S'pore to draw S$17 billion from past reserves for new economic package, 2nd time in history

The first withdrawal was 11 years ago, during the 2009 financial crisis.

Julia Yeo| March 26, 03:53 PM

Deputy Prime Minister and Finance Minister Heng Swee Keat announced on Mar. 26, 2020, that the government has obtained permission from President Halimah Yacob to draw a historic S$17 billion from past reserves.

The funds will be used as part of a second stimulus package of over S$48 billion to help beleaguered businesses which have been affected by the Covid-19 outbreak.

"The Covid-19 pandemic, and the multiple threats it poses to our nation, is the sort of event that we had accumulated reserves for," Heng said.

"It is a "black swan" event that comes only once every few decades. Our prudence and discipline in saving and growing our reserves give us the wherewithal to respond decisively when our nation faces extraordinary circumstances."

2nd time in S'pore history to draw from reserves

It would be the second time in Singapore's history where the government would draw from the country's reserves.

The first time was during the 2009 financial crisis, where the government withdrew S$4 billion from past reserves to fund two measures to boost the economy: the Jobs Credit scheme and the Special Risk-Sharing Initiative.

The funds were later returned to the reserves in 2011, after the economy picked up.

The Covid-19 pandemic has delivered a critical hit to the economy, which has already been weakened by the U.S.-China trade conflict and the oil price war.

Heng shared that this support package, called the Resilience Budget, will focus on saving jobs and protecting livelihoods, assist enterprises in overcoming immediate challenges, and strengthen the country's economic and social resilience.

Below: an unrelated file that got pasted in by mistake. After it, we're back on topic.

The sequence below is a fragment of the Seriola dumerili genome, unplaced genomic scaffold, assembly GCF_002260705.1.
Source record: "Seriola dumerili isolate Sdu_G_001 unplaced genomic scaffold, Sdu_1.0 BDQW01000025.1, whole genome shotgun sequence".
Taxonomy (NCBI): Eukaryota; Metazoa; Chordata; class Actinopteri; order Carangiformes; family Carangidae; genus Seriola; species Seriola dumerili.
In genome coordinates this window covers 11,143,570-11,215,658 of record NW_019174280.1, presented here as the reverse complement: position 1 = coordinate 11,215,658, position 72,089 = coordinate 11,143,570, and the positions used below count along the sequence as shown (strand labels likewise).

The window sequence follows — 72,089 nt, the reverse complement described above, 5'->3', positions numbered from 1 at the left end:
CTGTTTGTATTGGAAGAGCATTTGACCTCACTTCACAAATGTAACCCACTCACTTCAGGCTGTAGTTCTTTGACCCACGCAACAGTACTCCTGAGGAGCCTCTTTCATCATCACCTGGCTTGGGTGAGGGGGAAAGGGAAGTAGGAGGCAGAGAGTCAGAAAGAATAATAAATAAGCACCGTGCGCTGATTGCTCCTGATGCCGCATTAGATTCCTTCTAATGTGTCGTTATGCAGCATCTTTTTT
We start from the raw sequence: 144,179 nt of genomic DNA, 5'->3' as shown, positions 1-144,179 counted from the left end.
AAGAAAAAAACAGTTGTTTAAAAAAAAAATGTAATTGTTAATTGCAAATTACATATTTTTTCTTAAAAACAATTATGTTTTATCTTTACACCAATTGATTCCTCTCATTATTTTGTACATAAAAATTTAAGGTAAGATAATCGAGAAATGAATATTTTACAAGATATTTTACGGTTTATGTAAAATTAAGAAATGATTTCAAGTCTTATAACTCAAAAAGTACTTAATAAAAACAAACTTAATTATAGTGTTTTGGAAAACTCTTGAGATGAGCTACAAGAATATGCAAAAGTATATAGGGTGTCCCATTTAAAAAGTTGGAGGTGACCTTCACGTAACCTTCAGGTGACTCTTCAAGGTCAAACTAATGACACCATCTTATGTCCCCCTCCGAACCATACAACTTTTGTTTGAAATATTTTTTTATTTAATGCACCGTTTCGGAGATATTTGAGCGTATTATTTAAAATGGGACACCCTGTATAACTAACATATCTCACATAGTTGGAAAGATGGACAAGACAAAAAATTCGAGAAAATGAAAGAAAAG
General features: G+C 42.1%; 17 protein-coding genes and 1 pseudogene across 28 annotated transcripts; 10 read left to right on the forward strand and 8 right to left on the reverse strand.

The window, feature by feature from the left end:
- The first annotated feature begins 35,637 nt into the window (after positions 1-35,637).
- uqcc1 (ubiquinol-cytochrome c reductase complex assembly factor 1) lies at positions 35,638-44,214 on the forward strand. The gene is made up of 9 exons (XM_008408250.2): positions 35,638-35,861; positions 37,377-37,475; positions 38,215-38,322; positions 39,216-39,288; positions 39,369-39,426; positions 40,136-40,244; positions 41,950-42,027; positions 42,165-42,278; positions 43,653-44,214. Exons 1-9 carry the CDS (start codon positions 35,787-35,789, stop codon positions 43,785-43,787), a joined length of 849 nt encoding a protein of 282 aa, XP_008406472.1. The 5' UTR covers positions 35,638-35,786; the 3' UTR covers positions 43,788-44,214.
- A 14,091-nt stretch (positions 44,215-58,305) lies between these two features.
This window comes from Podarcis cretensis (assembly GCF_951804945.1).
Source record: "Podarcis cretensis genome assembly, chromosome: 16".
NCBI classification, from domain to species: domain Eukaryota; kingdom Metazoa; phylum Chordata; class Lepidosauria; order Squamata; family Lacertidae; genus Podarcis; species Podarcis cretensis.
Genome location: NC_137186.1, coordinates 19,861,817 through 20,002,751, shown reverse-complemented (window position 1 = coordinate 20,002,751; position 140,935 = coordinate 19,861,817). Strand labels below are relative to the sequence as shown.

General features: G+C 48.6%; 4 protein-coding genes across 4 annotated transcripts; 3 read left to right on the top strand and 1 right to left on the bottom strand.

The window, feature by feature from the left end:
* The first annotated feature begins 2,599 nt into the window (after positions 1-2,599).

S$17B for supporting jobs, self-employed persons, aviation sector

The S$17 billion will be used for four broad measures.

The bulk of the money will be put into saving jobs, with the Enhanced Jobs Support Scheme (JSS), a temporary measure put in place in 2020 to provide cash grants for employers to help them retain workers.

Under the JSS, S$13.753 billion will be used to enhance and extend the scheme and provide additional tiers of support for severely-affected industries, such as retail and F&B.

Another S$1.195 billion will be used to provide income relief for self-employed persons.

A S$350 million rescue package will be given to the aviation sector, which has been heavily crippled by the Covid-19 pandemic.

S$1.701 billion will be used to enhance financing schemes for enterprises to ensure that firms continue to have access to credit.

Governments worldwide scramble to save economy

Governments around the world have pledged to provide emergency aid, after the Covid-19 crisis drove much of the economy to a halt.

The U.S. Senate has approved a historic US$2 trillion (S$2.8 trillion) stimulus deal on Mar. 26, to infuse financial aid to unemployed individuals, small businesses, and major industries such as airlines, according to CNN.

The Australian government also announced a A$17.6 billion (S$15.1 billion) economic plan to keep citizens employed and help out small and medium-sized businesses.

"Covid-19 is a test of our social cohesion and our psychological resilience," Heng said in his speech.

"We must not surrender to this fear or panic. The government will take all the social and economic measures we need to keep our people safe, keep our economy growing, and prepare ourselves for the recovery.

Now, more than ever, we need Singaporeans to be strong, and ride through these challenges together."

Top image via Gov.sg/YouTube